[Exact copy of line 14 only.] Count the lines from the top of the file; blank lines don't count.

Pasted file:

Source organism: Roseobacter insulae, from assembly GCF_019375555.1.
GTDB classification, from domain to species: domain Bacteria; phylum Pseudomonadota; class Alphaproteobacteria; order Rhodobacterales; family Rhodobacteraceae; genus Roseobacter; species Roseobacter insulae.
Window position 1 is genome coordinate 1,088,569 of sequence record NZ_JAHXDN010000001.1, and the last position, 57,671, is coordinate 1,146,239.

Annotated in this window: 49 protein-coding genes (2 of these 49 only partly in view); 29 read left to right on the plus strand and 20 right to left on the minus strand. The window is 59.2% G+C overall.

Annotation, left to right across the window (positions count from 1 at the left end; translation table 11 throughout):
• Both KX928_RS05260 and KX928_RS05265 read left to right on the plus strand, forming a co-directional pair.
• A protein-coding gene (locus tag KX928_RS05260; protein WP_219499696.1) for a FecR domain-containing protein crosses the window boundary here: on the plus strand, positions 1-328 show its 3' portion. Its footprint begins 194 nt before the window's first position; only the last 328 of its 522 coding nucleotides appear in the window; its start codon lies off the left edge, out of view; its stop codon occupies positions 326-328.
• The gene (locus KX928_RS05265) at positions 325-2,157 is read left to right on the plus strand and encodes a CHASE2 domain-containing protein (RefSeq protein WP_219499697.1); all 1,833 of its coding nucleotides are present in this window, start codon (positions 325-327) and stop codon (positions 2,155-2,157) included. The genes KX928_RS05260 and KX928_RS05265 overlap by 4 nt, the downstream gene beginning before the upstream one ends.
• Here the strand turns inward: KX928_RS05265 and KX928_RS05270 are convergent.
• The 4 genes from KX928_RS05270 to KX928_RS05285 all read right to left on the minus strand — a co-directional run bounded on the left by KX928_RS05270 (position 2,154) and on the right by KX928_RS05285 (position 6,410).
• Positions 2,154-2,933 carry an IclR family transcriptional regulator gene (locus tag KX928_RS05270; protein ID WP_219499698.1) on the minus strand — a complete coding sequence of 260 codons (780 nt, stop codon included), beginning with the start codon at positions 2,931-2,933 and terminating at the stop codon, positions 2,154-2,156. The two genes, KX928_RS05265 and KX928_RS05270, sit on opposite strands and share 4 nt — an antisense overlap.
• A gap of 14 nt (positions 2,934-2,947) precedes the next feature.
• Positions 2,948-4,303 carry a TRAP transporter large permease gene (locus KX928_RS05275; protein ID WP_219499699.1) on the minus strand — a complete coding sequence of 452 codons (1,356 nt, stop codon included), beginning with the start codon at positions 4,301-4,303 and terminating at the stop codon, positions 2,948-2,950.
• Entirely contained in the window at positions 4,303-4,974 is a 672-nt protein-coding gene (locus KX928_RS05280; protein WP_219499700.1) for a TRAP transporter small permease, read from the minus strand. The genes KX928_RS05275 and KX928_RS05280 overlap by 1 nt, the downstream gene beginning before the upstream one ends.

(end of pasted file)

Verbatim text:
• Entirely contained in the window at positions 4,303-4,974 is a 672-nt protein-coding gene (locus KX928_RS05280; protein WP_219499700.1) for a TRAP transporter small permease, read from the minus strand. The genes KX928_RS05275 and KX928_RS05280 overlap by 1 nt, the downstream gene beginning before the upstream one ends.